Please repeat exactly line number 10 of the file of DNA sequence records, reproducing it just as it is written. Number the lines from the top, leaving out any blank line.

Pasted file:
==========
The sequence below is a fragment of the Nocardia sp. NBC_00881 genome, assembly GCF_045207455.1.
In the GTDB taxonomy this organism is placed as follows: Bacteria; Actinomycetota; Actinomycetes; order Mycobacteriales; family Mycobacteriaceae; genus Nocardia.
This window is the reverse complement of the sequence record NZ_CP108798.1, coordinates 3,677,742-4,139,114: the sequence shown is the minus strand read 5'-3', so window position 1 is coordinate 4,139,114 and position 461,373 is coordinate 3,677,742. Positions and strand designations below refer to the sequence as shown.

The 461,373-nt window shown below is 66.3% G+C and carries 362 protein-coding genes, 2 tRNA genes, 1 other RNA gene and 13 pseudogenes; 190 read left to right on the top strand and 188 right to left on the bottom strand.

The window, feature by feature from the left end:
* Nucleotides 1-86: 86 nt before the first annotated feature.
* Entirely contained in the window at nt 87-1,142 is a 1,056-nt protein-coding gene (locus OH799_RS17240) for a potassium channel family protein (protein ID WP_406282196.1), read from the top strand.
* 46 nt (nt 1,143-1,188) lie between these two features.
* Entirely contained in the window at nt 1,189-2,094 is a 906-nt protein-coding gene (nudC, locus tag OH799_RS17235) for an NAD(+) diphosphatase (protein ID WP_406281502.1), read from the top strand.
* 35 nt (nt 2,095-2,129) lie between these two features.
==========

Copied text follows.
* 35 nt (nt 2,095-2,129) lie between these two features.